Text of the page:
Obesity in America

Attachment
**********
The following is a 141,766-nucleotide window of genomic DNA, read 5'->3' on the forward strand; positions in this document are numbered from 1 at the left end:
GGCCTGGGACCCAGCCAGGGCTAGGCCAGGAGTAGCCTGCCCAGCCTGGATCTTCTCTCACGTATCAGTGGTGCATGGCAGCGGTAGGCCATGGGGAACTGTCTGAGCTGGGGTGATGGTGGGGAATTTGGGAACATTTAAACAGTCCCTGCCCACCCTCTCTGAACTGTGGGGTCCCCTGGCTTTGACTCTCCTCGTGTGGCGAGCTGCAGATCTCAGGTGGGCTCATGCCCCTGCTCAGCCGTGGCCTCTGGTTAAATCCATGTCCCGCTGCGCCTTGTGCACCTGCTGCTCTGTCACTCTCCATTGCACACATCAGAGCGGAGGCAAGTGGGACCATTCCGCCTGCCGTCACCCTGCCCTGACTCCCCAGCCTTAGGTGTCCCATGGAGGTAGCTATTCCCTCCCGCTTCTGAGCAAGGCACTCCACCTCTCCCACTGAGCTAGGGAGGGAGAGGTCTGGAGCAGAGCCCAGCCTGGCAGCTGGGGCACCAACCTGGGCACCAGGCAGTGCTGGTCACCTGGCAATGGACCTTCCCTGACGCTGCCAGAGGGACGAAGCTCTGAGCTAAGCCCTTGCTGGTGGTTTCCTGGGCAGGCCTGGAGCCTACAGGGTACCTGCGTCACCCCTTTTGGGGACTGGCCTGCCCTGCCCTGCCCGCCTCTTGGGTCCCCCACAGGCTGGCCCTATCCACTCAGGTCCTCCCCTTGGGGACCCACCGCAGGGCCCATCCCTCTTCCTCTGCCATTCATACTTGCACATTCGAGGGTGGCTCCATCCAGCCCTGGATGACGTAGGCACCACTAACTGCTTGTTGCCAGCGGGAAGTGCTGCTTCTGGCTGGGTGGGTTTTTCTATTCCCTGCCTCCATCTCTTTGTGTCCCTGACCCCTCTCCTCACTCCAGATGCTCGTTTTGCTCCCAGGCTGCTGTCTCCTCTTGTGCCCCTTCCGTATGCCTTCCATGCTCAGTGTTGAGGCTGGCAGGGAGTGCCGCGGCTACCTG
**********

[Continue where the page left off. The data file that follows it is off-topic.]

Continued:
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In the United States today, obesity has become an enormous problem. In the last 3 decades, the number of people overweight has increased dramatically. A study done by the Centers of Disease Control showed that since 1980, one third of our adult population has become overweight. America is the richest but also the fattest nation in the world and our obese backsides are the butt of jokes in every other country (Klein 28). The 1980s were a time when Americans suddenly started going crazy over dieting, jumping onto the treadmills, and buying prepackaged non-fat foods. However, while all of that was going on, the number of obese Americans began to increase. According to a report in the Journal of the American Medical Association, 58 million people in our country weigh over 20 percent of their body’s ideal weight. The article “Fat Times” states, “If this were about tuberculosis, it would be called an epidemic” (Elmer-Dewit 58). The eating habits of society have steadily become more harmful and have started to produce gluttonous children, over-indulgent adults, and a food industry set too much on satisfying our appetites. Obesity can begin at a very young age. Many children in our society are overweight, setting themselves up for serious health problems later in life. Type 2 diabetes, high cholesterol, high blood pressure, and heart problems are just some of the risks. Children who are overweight also tend to feel less secure, less happy, and be stressed more than normal weight children do. They get teased, criticized, and judged. In many cases, the problem is not the child’s fault. Being overweight may run in that child’s family, or their parents do not encourage them to be active and get enough exercise. Many children spend too much time indoors wasting away in front of the TV, playing video games, or spending time on the computer, and consuming high fat snacks, soft drinks and candy at the same time (Weight Management). The CDC performed a study in 1994 that was described in the book Fat Land; it showed that children who watched over four hours of television a day had higher body mass index numbers than those who watched less than one hour a day. In 1994, The Centers for Disease Control studied the TV viewing time, exercise patterns, and weight gain of 4063 children aged eight to fifteen. The results found that the less a child exercised and the more they watched TV, the more likely they were to be obese or overweight. When they surveyed the parents, they discovered that the concern about crime was a reason that the parents didn’t want their children outside being active. That is why they were not concerned about the harmful effect of sitting in front of the TV all day; they were just glad that their children were safe. Schools aren’t helping the children either; how can the school nutritionists compete against Pizza Hut pizzas and Super-Size fries? The $50,000 the U.S. government gives each state annually to teach kids to eat right is lost next to the billions spent designing food and packaging that will interest students. The percentage of teens that are overweight, which held steady at about 15% through the 1970s, rose to 21% by 1991. ‘The kids eat nothing but junk food’ says Liam Hennessey, a special-ed teacher from San Francisco who watches students on school trips open the lunches their parents pack for them, gobble up the Oreos and Pop-Tarts and toss out the sandwiches” (Elmer-Dewitt). A Harvard Health Report, “Weigh Less, Live Longer,” discusses how many people do not realize that their appetite and diet can be closely related to many psychological factors. Any person who has ever binged on chips or cookies when they feel upset can understand this. Several studies have shown that people tend to eat more when they feel anxious, depressed, or have symptoms of other emotional disorders. Certain foods have been known to have a calming effect, although unfortunately it is usually the fattening foods that do. When a...
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